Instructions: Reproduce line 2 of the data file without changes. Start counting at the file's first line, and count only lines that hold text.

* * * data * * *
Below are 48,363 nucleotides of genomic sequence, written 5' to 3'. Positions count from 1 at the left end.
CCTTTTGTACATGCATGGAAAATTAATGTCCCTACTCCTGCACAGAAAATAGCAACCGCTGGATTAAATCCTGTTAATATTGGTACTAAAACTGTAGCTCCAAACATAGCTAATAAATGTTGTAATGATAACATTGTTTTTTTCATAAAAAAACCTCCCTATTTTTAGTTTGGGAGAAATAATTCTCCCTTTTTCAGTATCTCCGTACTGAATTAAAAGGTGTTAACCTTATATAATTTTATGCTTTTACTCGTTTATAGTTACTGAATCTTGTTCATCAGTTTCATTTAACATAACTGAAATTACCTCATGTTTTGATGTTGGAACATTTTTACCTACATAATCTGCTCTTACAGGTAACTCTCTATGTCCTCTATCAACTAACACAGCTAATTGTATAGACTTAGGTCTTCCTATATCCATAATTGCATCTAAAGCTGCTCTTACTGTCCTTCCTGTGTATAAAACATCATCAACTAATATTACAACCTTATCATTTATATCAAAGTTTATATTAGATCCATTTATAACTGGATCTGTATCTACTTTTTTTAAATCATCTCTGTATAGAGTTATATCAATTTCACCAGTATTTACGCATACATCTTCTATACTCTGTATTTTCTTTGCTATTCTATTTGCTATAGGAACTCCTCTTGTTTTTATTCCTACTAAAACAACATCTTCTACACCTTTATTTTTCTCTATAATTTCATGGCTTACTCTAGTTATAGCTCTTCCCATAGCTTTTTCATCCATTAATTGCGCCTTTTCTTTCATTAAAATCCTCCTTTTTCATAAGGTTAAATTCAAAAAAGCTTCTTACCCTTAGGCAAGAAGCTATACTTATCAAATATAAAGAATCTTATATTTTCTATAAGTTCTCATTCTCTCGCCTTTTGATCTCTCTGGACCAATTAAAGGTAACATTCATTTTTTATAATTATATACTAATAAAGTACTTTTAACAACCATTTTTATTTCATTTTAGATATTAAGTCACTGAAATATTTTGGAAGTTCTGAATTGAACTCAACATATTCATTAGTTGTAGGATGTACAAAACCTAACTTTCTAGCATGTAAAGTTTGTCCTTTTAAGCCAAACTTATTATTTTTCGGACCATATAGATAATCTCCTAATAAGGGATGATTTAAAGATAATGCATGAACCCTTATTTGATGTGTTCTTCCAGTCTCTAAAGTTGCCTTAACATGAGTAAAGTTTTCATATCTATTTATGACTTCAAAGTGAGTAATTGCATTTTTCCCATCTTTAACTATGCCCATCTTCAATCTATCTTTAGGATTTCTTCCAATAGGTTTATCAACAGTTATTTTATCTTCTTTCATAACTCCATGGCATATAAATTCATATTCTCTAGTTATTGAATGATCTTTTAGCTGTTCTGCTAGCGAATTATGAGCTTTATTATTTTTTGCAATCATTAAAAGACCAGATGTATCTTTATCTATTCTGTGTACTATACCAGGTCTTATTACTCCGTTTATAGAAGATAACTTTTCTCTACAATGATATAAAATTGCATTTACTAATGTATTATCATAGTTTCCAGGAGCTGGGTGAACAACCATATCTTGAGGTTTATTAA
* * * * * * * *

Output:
CCTTTTGTACATGCATGGAAAATTAATGTCCCTACTCCTGCACAGAAAATAGCAACCGCTGGATTAAATCCTGTTAATATTGGTACTAAAACTGTAGCTCCAAACATAGCTAATAAATGTTGTAATGATAACATTGTTTTTTTCATAAAAAAACCTCCCTATTTTTAGTTTGGGAGAAATAATTCTCCCTTTTTCAGTATCTCCGTACTGAATTAAAAGGTGTTAACCTTATATAATTTTATGCTTTTACTCGTTTATAGTTACTGAATCTTGTTCATCAGTTTCATTTAACATAACTGAAATTACCTCATGTTTTGATGTTGGAACATTTTTACCTACATAATCTGCTCTTACAGGTAACTCTCTATGTCCTCTATCAACTAACACAGCTAATTGTATAGACTTAGGTCTTCCTATATCCATAATTGCATCTAAAGCTGCTCTTACTGTCCTTCCTGTGTATAAAACATCATCAACTAATATTACAACCTTATCATTTATATCAAAGTTTATATTAGATCCATTTATAACTGGATCTGTATCTACTTTTTTTAAATCATCTCTGTATAGAGTTATATCAATTTCACCAGTATTTACGCATACATCTTCTATACTCTGTATTTTCTTTGCTATTCTATTTGCTATAGGAACTCCTCTTGTTTTTATTCCTACTAAAACAACATCTTCTACACCTTTATTTTTCTCTATAATTTCATGGCTTACTCTAGTTATAGCTCTTCCCATAGCTTTTTCATCCATTAATTGCGCCTTTTCTTTCATTAAAATCCTCCTTTTTCATAAGGTTAAATTCAAAAAAGCTTCTTACCCTTAGGCAAGAAGCTATACTTATCAAATATAAAGAATCTTATATTTTCTATAAGTTCTCATTCTCTCGCCTTTTGATCTCTCTGGACCAATTAAAGGTAACATTCATTTTTTATAATTATATACTAATAAAGTACTTTTAACAACCATTTTTATTTCATTTTAGATATTAAGTCACTGAAATATTTTGGAAGTTCTGAATTGAACTCAACATATTCATTAGTTGTAGGATGTACAAAACCTAACTTTCTAGCATGTAAAGTTTGTCCTTTTAAGCCAAACTTATTATTTTTCGGACCATATAGATAATCTCCTAATAAGGGATGATTTAAAGATAATGCATGAACCCTTATTTGATGTGTTCTTCCAGTCTCTAAAGTTGCCTTAACATGAGTAAAGTTTTCATATCTATTTATGACTTCAAAGTGAGTAATTGCATTTTTCCCATCTTTAACTATGCCCATCTTCAATCTATCTTTAGGATTTCTTCCAATAGGTTTATCAACAGTTATTTTATCTTCTTTCATAACTCCATGGCATATAAATTCATATTCTCTAGTTATTGAATGATCTTTTAGCTGTTCTGCTAGCGAATTATGAGCTTTATTATTTTTTGCAATCATTAAAAGACCAGATGTATCTTTATCTATTCTGTGTACTATACCAGGTCTTATTACTCCGTTTATAGAAGATAACTTTTCTCTACAATGATATAAAATTGCATTTACTAATGTATTATCATAGTTTCCAGGAGCTGGGTGAACAACCATATCTTGAGGTTTATTAA